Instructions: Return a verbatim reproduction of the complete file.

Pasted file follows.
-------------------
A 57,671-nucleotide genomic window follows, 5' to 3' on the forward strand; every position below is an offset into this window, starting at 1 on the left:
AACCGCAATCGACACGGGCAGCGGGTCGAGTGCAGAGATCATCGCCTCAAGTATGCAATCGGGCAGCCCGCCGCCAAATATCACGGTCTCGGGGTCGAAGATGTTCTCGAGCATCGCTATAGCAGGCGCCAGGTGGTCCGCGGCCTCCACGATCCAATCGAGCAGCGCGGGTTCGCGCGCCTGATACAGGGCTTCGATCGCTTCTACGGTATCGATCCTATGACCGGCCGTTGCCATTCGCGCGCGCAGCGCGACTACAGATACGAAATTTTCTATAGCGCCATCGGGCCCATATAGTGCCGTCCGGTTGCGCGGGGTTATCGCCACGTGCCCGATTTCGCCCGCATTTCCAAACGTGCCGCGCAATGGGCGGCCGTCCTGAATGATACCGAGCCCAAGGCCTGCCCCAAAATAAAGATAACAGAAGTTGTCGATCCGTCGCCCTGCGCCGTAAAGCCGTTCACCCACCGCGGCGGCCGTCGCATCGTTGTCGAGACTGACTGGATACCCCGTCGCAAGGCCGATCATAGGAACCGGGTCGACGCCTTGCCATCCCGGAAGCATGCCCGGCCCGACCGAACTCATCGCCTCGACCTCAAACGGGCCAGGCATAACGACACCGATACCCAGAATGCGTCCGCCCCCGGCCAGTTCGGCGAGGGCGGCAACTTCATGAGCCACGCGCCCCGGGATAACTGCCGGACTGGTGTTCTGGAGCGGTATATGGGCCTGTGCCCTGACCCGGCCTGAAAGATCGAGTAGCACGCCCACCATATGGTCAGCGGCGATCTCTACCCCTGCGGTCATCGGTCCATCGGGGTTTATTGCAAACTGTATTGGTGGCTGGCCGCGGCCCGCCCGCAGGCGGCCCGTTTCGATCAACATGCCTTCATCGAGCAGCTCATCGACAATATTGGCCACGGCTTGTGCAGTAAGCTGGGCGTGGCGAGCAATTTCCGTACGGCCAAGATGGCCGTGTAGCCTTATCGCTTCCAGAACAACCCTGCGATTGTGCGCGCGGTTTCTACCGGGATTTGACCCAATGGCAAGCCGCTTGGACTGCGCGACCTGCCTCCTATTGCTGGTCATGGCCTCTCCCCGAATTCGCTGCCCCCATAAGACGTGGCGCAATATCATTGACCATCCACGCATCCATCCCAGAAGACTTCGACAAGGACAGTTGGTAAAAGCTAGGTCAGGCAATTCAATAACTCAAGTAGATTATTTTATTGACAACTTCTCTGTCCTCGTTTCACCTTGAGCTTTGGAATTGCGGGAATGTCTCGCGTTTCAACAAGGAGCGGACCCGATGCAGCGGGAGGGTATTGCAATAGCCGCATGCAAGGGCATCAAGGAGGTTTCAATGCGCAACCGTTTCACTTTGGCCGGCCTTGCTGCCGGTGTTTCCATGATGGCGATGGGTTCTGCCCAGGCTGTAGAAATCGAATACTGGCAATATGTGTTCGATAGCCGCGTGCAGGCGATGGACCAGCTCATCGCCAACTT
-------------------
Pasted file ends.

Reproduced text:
A 57,671-nucleotide genomic window follows, 5' to 3' on the forward strand; every position below is an offset into this window, starting at 1 on the left:
AACCGCAATCGACACGGGCAGCGGGTCGAGTGCAGAGATCATCGCCTCAAGTATGCAATCGGGCAGCCCGCCGCCAAATATCACGGTCTCGGGGTCGAAGATGTTCTCGAGCATCGCTATAGCAGGCGCCAGGTGGTCCGCGGCCTCCACGATCCAATCGAGCAGCGCGGGTTCGCGCGCCTGATACAGGGCTTCGATCGCTTCTACGGTATCGATCCTATGACCGGCCGTTGCCATTCGCGCGCGCAGCGCGACTACAGATACGAAATTTTCTATAGCGCCATCGGGCCCATATAGTGCCGTCCGGTTGCGCGGGGTTATCGCCACGTGCCCGATTTCGCCCGCATTTCCAAACGTGCCGCGCAATGGGCGGCCGTCCTGAATGATACCGAGCCCAAGGCCTGCCCCAAAATAAAGATAACAGAAGTTGTCGATCCGTCGCCCTGCGCCGTAAAGCCGTTCACCCACCGCGGCGGCCGTCGCATCGTTGTCGAGACTGACTGGATACCCCGTCGCAAGGCCGATCATAGGAACCGGGTCGACGCCTTGCCATCCCGGAAGCATGCCCGGCCCGACCGAACTCATCGCCTCGACCTCAAACGGGCCAGGCATAACGACACCGATACCCAGAATGCGTCCGCCCCCGGCCAGTTCGGCGAGGGCGGCAACTTCATGAGCCACGCGCCCCGGGATAACTGCCGGACTGGTGTTCTGGAGCGGTATATGGGCCTGTGCCCTGACCCGGCCTGAAAGATCGAGTAGCACGCCCACCATATGGTCAGCGGCGATCTCTACCCCTGCGGTCATCGGTCCATCGGGGTTTATTGCAAACTGTATTGGTGGCTGGCCGCGGCCCGCCCGCAGGCGGCCCGTTTCGATCAACATGCCTTCATCGAGCAGCTCATCGACAATATTGGCCACGGCTTGTGCAGTAAGCTGGGCGTGGCGAGCAATTTCCGTACGGCCAAGATGGCCGTGTAGCCTTATCGCTTCCAGAACAACCCTGCGATTGTGCGCGCGGTTTCTACCGGGATTTGACCCAATGGCAAGCCGCTTGGACTGCGCGACCTGCCTCCTATTGCTGGTCATGGCCTCTCCCCGAATTCGCTGCCCCCATAAGACGTGGCGCAATATCATTGACCATCCACGCATCCATCCCAGAAGACTTCGACAAGGACAGTTGGTAAAAGCTAGGTCAGGCAATTCAATAACTCAAGTAGATTATTTTATTGACAACTTCTCTGTCCTCGTTTCACCTTGAGCTTTGGAATTGCGGGAATGTCTCGCGTTTCAACAAGGAGCGGACCCGATGCAGCGGGAGGGTATTGCAATAGCCGCATGCAAGGGCATCAAGGAGGTTTCAATGCGCAACCGTTTCACTTTGGCCGGCCTTGCTGCCGGTGTTTCCATGATGGCGATGGGTTCTGCCCAGGCTGTAGAAATCGAATACTGGCAATATGTGTTCGATAGCCGCGTGCAGGCGATGGACCAGCTCATCGCCAACTT